(Reuters) - Brent crude futures climbed more than $1 on Wednesday, snapping a six-day losing streak after economic data from China suggested a gradual recovery in the world's No. 2 oil consumer.

China's economy is slowly picking up from its weakest period of growth in three years, a survey of purchasing managers signaled, with new orders and output at their highest in months.

The data helped allay concerns that the global economy may be slowing faster than previously expected, as a recent spate of poor U.S. corporate earnings and outlooks had indicated.

Brent crude rose as far as $109.28 a barrel and was trading at $108.88 by 0641 GMT. U.S. oil gained 67 cents to $87.34, snapping a four-day decline.

"The PMI data is supportive for commodities and I expect the crude market to be buoyant," said Ker Chung Yang, senior investment analyst at Phillip Futures Pte Ltd.

"The upside for oil has been dampened by global economic concerns in Europe and China. But the upbeat PMI data from China is relieving concerns of slower growth."

Brent fell for a sixth straight session on Tuesday, when it hit an intraday low of $107.31, the weakest since September 20 and below its 100-day moving average at $107.42. The U.S. contract slumped more than 3 percent in the previous session to touch a session-low of $85.69, the lowest since July 13.

Oil prices have been under pressure in the past few days because of a weak demand outlook from the world's top two oil consumers. Faced with weakening revenue, three of the largest U.S. companies, including Dow Chemical Co (DOW.N), warned that they would cut jobs to protect profits.

"We think recent sell-offs appear a little over done, the National Australia Bank (NAB) said in a note to clients. "Medium term, we expect recent prices to be consolidated giving us a year average price of $113 a barrel in 2013."

Prices were also capped by data showing U.S. crude oil inventories rose slightly last week, according to the American Petroleum Institute. Crude inventories increased by 313,000 barrels in the week to October 19, according to the API, compared with an analyst forecast for an increase of 1.9 million barrels in total.

Investors are awaiting inventory numbers from the Energy Information Administration (EIA) due later in the day to gauge the demand outlook for the United States.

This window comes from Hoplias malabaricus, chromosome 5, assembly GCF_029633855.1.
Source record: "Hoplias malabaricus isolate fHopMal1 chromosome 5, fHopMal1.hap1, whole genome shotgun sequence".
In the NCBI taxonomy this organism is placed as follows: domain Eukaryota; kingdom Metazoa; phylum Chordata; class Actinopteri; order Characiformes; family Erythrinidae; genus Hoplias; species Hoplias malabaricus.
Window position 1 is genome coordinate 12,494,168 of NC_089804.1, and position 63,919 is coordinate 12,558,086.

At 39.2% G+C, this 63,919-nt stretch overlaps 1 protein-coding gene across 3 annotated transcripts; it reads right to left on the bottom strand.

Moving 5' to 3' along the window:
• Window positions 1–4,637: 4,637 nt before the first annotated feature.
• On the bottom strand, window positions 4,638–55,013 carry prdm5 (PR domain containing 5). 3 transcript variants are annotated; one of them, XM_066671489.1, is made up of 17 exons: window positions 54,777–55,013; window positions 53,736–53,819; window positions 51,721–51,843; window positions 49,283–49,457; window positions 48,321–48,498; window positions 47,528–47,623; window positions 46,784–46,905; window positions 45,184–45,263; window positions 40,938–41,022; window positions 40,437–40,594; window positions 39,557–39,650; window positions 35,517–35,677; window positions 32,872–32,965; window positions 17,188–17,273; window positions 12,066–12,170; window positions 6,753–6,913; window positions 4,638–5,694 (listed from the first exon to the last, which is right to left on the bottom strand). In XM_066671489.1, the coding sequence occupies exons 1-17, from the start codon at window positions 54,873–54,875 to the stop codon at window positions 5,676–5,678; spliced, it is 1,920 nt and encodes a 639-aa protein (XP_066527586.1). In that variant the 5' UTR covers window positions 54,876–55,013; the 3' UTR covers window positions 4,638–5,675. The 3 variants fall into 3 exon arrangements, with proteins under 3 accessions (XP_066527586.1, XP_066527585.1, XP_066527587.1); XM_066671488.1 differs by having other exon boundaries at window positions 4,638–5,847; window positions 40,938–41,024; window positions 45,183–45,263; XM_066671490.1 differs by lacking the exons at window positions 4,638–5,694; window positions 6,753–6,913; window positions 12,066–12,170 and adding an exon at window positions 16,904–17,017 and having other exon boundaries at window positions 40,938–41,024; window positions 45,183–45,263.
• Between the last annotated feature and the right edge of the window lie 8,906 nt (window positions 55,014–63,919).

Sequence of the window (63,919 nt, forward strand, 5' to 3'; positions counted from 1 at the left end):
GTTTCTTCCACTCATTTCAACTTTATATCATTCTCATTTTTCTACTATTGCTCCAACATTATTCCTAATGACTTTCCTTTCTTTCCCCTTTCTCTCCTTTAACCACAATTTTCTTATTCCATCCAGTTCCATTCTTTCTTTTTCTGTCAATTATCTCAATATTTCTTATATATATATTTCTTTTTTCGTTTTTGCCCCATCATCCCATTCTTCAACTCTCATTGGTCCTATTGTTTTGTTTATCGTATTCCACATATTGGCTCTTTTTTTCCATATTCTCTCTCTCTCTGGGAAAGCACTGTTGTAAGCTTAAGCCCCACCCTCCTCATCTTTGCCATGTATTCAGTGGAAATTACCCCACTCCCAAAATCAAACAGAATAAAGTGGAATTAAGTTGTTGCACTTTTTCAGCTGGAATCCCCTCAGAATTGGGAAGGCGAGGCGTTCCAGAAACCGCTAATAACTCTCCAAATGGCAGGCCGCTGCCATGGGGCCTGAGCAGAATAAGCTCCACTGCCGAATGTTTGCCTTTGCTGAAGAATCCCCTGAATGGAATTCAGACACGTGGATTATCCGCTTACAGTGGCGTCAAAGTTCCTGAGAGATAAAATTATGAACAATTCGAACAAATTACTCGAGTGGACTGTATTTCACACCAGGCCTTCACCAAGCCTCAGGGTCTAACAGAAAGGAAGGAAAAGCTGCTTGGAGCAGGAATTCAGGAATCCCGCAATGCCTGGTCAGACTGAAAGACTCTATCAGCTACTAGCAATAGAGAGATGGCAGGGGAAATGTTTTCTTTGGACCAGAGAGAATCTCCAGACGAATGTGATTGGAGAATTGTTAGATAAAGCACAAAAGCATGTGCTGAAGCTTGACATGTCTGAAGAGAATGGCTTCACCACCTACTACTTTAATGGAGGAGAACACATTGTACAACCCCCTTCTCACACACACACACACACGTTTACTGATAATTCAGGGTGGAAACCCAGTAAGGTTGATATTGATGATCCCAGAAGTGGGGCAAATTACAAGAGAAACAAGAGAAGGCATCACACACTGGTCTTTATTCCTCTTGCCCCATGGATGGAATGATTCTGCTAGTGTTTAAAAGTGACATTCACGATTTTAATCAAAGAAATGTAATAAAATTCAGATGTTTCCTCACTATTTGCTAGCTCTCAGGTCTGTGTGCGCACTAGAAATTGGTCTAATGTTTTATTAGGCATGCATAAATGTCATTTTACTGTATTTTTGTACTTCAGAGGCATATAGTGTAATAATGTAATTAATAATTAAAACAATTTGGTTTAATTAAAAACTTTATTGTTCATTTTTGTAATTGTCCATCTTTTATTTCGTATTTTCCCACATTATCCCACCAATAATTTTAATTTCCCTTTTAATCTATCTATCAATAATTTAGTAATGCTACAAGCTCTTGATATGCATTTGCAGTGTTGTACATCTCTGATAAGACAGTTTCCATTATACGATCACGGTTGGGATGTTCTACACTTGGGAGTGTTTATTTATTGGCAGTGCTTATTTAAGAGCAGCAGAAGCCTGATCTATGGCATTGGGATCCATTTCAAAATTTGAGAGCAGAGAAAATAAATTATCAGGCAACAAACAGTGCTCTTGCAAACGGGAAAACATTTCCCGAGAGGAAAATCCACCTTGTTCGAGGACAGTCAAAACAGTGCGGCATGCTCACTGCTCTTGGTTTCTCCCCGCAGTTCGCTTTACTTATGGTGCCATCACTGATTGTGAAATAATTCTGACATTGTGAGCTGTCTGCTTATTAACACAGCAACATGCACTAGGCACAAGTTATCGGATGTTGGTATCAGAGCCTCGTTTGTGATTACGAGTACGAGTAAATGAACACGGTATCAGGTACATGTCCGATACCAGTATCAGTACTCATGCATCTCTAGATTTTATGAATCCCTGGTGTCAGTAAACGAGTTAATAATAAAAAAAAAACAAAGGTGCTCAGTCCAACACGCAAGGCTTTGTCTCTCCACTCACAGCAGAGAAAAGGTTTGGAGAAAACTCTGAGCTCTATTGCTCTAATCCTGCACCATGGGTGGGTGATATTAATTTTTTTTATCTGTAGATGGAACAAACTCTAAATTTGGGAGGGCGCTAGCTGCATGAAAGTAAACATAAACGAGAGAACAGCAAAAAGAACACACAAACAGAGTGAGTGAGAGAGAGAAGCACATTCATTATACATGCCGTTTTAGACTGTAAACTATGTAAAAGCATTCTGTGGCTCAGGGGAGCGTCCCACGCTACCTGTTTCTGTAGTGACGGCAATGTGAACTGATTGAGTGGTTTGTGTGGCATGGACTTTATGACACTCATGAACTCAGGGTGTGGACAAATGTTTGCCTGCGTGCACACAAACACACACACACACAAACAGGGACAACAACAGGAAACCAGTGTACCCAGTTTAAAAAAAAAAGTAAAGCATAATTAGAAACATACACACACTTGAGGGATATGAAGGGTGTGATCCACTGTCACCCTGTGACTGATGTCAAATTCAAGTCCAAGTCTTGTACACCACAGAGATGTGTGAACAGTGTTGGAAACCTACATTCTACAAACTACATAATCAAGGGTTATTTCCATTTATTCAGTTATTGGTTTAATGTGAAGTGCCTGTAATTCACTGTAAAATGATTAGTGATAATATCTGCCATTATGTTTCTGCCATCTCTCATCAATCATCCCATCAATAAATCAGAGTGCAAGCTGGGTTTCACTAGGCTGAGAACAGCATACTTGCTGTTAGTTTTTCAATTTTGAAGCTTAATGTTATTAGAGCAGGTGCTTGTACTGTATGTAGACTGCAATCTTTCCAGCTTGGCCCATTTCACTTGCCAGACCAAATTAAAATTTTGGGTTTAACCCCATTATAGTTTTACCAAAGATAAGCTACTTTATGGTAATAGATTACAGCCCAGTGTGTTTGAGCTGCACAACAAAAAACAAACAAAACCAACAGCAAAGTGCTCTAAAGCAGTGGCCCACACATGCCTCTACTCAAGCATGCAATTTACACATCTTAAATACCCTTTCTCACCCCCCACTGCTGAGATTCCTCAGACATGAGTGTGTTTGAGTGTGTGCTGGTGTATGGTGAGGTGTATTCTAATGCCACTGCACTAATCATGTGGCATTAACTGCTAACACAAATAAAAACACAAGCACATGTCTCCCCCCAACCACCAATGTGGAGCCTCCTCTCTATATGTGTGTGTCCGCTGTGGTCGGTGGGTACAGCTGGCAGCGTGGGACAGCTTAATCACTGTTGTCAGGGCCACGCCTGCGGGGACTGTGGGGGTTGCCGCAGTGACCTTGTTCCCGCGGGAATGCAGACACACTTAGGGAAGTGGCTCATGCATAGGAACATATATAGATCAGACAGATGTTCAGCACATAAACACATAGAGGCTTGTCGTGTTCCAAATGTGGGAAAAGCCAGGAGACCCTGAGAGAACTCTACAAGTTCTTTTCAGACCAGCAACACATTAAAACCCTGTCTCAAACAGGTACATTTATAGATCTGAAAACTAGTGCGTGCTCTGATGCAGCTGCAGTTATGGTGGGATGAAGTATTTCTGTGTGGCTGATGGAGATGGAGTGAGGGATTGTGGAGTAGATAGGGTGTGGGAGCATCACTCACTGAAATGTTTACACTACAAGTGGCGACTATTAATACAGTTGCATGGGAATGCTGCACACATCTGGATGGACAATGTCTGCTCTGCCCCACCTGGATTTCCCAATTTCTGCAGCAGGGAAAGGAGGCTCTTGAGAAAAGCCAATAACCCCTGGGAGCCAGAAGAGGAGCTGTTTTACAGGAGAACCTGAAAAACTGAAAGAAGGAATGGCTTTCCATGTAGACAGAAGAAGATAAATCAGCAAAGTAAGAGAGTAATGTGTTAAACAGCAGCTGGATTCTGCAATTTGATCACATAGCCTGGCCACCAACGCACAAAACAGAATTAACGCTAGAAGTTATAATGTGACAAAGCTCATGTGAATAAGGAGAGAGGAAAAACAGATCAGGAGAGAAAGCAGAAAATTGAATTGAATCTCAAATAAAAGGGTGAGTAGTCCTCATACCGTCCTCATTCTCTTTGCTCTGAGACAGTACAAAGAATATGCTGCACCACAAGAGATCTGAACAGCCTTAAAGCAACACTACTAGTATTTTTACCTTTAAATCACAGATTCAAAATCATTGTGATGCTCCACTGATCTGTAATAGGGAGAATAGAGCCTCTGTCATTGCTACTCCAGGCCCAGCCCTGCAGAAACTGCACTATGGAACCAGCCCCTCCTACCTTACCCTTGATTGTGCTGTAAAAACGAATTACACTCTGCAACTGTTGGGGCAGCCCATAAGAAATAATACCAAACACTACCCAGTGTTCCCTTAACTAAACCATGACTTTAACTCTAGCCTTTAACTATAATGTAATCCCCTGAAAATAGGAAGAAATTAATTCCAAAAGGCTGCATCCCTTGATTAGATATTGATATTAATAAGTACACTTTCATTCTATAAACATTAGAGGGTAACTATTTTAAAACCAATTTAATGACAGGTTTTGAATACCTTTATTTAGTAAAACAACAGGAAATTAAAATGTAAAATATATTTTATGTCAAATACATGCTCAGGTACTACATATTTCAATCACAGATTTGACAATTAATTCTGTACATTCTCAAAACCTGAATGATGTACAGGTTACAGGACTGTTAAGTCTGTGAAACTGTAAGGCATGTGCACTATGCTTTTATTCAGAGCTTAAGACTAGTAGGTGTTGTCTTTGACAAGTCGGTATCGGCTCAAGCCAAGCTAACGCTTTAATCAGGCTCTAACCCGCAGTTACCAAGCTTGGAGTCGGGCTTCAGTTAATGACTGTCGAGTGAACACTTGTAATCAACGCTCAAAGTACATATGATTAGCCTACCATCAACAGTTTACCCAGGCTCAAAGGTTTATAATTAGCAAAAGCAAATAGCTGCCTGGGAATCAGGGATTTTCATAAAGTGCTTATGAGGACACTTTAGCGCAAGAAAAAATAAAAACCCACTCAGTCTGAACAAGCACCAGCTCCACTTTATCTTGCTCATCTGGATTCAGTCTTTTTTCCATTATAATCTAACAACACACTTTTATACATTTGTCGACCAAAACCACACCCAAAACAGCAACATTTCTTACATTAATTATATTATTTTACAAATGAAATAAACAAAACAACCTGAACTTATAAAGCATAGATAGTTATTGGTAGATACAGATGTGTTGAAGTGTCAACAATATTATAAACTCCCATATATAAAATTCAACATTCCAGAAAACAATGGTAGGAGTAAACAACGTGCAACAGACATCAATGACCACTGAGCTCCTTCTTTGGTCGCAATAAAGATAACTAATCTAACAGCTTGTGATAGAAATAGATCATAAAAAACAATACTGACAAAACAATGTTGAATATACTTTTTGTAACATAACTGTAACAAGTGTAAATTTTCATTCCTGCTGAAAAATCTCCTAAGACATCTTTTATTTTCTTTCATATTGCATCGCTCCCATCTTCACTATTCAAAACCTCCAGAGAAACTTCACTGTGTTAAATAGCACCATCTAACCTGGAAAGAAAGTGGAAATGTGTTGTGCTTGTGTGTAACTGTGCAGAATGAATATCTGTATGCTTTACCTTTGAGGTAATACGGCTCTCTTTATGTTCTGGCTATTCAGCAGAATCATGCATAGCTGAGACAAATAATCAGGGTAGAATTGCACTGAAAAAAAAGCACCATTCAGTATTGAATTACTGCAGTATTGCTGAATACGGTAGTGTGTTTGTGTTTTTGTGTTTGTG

SUPPORTING PRICES

Fears of possible supply disruptions due to unrest in the Middle East have lent some support.

Iran's oil minister Rostam Qasemi said on Tuesday his country would stop oil exports if pressure from Western sanctions got any tighter and that it had a "Plan B" contingency strategy to survive without oil revenues.

"Growing oil stocks and weak demand sentiment appear to have offset Middle East tight supply worries, with a threat by Iran to curtail oil exports in response to tighter sanctions," analysts at ANZ said in a report.

Western nations led by the United States have imposed tough sanctions on Iran this year in an attempt to curb its nuclear program that they say is designed to produce atomic weapons. Tehran says its nuclear plans are peaceful.

Qasemi's statement is the latest in a series of threats of retaliation by Tehran in response to the sanctions, which have heightened political tensions across the Middle East and, analysts say, led to a sharp drop in Iranian oil exports.

"Supporting our view, we anticipate that geopolitical risk is likely to be maintained through much of 2013," NAB analysts said. "With the U.S. federal election around the corner, we don't expect any U.S. intervention in the Middle East this year. But coming into 2013, a greater premium may need to be factored in."

Brent could end its current modest rebound and fall again towards $105.35, while U.S. oil may pull back towards resistance at $87.70, before falling to $85.19, Reuters technical analyst Wang Tao said.

(Editing by Joseph Radford and Miral Fahmy)

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